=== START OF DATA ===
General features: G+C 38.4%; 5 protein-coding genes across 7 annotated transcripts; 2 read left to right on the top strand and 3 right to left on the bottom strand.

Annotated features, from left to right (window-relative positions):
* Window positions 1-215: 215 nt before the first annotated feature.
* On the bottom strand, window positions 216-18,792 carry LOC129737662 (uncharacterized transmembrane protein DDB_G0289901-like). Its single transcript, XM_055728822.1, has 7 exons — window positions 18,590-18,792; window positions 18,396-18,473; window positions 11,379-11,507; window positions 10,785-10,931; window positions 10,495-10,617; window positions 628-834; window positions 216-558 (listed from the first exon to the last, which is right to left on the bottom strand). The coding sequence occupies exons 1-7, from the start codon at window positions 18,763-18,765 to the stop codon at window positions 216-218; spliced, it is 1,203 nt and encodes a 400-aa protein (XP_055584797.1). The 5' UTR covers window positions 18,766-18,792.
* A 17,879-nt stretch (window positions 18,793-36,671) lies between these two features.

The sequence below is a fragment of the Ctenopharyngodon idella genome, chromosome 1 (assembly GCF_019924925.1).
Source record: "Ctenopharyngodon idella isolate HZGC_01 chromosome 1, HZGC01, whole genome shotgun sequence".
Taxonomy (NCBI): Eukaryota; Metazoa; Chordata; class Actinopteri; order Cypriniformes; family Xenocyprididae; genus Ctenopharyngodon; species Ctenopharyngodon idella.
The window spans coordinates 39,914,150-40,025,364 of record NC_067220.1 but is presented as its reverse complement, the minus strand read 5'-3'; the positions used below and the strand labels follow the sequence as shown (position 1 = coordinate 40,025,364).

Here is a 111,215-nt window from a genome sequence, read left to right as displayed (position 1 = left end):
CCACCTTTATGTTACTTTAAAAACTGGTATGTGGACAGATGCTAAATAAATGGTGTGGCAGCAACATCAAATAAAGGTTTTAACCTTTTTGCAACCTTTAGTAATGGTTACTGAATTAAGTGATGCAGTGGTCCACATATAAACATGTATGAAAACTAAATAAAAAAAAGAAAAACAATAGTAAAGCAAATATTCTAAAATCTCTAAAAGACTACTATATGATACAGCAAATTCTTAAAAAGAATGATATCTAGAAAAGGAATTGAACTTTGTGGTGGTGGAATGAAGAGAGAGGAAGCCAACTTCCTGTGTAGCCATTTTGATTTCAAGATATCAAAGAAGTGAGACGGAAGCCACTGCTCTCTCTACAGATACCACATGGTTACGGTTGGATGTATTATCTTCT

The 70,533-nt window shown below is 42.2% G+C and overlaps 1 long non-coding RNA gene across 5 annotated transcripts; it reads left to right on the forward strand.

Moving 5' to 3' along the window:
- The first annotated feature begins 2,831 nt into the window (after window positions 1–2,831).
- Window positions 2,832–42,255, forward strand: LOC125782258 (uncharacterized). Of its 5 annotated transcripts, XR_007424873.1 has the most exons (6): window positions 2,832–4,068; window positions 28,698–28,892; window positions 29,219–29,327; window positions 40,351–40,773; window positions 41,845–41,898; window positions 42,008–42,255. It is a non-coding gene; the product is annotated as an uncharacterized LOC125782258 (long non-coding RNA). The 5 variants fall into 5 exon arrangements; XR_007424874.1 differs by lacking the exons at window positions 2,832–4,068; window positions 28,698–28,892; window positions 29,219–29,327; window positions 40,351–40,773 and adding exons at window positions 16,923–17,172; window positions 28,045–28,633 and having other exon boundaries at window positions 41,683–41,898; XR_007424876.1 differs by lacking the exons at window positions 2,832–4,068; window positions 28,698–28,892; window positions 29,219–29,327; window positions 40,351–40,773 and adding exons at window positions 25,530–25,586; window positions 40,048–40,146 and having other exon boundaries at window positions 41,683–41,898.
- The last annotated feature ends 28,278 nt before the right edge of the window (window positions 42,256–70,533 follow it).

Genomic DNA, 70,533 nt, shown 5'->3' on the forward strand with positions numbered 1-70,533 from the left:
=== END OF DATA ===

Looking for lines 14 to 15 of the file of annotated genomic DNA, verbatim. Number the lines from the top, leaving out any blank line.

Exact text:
- The first annotated feature begins 2,831 nt into the window (after window positions 1–2,831).
- Window positions 2,832–42,255, forward strand: LOC125782258 (uncharacterized). Of its 5 annotated transcripts, XR_007424873.1 has the most exons (6): window positions 2,832–4,068; window positions 28,698–28,892; window positions 29,219–29,327; window positions 40,351–40,773; window positions 41,845–41,898; window positions 42,008–42,255. It is a non-coding gene; the product is annotated as an uncharacterized LOC125782258 (long non-coding RNA). The 5 variants fall into 5 exon arrangements; XR_007424874.1 differs by lacking the exons at window positions 2,832–4,068; window positions 28,698–28,892; window positions 29,219–29,327; window positions 40,351–40,773 and adding exons at window positions 16,923–17,172; window positions 28,045–28,633 and having other exon boundaries at window positions 41,683–41,898; XR_007424876.1 differs by lacking the exons at window positions 2,832–4,068; window positions 28,698–28,892; window positions 29,219–29,327; window positions 40,351–40,773 and adding exons at window positions 25,530–25,586; window positions 40,048–40,146 and having other exon boundaries at window positions 41,683–41,898.